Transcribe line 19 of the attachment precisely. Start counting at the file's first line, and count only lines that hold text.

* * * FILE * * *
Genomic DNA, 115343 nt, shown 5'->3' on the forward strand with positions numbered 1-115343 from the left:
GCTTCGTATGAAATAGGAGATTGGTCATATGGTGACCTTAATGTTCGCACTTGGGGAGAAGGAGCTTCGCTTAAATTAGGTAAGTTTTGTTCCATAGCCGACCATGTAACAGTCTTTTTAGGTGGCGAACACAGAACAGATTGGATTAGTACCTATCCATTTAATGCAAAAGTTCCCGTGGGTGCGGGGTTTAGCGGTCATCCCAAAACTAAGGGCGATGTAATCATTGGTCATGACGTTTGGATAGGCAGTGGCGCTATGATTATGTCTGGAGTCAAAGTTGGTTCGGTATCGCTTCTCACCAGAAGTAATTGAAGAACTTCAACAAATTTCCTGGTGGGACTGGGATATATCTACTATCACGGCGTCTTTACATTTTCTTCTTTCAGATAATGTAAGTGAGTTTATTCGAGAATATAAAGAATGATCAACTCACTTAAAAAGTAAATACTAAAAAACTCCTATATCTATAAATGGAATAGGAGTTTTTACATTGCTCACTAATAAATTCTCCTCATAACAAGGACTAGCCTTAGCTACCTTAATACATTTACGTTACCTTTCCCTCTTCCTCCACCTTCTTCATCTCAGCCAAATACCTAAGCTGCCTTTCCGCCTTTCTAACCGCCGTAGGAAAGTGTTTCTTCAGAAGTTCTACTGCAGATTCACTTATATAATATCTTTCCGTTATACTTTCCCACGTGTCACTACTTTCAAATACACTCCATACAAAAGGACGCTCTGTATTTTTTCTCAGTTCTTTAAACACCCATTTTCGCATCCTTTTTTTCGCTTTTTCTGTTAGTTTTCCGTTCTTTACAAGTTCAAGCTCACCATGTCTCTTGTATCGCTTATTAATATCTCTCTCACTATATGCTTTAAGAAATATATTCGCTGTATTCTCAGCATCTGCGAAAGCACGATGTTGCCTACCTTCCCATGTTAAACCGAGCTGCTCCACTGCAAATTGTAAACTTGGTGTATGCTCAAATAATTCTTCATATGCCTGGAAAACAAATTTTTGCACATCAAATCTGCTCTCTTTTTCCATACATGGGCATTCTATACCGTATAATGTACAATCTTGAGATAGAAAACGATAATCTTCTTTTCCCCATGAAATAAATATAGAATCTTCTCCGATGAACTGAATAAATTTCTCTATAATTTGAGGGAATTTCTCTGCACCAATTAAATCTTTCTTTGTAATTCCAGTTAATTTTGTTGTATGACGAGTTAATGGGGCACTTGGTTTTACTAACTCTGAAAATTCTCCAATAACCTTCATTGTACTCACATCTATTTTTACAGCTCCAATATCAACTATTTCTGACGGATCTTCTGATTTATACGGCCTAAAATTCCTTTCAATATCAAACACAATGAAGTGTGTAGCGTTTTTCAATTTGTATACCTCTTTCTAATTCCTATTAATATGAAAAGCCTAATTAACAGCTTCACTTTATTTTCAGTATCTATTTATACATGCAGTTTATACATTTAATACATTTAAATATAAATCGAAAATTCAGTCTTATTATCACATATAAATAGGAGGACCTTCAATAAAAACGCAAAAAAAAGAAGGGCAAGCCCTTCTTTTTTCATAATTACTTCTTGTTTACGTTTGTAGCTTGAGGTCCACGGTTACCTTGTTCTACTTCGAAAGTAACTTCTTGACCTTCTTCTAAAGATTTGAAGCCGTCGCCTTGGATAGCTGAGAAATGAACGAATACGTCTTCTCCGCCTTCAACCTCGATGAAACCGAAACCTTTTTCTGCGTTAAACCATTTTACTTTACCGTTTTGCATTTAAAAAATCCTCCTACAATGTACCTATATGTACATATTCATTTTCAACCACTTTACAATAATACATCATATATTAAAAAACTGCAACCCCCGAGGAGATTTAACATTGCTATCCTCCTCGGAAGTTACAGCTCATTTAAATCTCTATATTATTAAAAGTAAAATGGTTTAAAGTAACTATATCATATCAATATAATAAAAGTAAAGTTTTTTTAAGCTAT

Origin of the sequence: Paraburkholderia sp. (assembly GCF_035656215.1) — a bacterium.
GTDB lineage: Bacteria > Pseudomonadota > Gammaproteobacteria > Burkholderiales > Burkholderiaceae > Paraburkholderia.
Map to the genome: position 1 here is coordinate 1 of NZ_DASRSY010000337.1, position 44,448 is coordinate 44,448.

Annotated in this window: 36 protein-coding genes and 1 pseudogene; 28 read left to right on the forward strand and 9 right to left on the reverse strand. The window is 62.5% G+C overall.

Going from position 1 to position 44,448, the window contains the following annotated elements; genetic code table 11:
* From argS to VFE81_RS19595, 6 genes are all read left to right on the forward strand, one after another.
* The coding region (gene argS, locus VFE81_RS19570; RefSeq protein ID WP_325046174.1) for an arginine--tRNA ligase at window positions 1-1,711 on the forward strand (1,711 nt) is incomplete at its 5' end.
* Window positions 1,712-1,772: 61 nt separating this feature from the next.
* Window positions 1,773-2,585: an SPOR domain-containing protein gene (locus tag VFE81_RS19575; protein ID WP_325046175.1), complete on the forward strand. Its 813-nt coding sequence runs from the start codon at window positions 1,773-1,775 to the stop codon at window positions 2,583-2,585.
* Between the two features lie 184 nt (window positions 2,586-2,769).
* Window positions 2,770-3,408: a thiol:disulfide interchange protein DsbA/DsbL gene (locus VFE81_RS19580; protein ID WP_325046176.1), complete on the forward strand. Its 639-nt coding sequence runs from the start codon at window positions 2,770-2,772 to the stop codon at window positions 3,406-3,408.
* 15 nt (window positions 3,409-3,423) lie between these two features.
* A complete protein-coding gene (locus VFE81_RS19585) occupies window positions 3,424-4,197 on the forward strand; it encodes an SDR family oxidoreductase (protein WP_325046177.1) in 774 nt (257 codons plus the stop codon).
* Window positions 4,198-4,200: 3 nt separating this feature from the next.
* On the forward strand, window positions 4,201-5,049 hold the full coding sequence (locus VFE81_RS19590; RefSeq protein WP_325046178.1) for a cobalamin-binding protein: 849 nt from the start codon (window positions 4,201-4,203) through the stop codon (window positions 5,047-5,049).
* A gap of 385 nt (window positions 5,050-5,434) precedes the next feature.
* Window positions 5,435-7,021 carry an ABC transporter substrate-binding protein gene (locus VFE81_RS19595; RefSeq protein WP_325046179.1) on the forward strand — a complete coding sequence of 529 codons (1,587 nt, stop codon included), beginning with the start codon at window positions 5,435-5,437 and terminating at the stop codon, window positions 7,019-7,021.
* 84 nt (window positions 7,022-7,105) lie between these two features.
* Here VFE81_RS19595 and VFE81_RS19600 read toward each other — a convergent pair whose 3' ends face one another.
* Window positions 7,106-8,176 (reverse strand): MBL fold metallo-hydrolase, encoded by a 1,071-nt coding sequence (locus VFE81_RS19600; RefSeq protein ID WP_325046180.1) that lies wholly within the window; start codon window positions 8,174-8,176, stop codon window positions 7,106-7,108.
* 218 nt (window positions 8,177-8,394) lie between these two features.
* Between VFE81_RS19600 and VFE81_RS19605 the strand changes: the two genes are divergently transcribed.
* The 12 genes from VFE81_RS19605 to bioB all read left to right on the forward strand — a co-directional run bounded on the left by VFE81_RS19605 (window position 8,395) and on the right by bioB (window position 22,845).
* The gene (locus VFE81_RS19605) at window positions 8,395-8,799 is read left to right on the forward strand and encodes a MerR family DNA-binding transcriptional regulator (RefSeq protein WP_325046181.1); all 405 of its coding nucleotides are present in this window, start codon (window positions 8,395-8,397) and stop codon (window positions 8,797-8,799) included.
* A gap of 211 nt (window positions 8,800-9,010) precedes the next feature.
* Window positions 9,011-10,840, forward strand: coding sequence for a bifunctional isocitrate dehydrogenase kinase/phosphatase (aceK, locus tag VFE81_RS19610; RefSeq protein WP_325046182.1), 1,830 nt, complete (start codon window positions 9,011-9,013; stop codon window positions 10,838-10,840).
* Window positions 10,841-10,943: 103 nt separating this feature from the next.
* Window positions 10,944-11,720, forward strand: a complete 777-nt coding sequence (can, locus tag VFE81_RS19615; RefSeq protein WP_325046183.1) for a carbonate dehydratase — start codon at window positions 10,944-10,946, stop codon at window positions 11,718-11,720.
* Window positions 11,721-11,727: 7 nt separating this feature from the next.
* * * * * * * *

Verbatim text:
* Window positions 5,435-7,021 carry an ABC transporter substrate-binding protein gene (locus VFE81_RS19595; RefSeq protein WP_325046179.1) on the forward strand — a complete coding sequence of 529 codons (1,587 nt, stop codon included), beginning with the start codon at window positions 5,435-5,437 and terminating at the stop codon, window positions 7,019-7,021.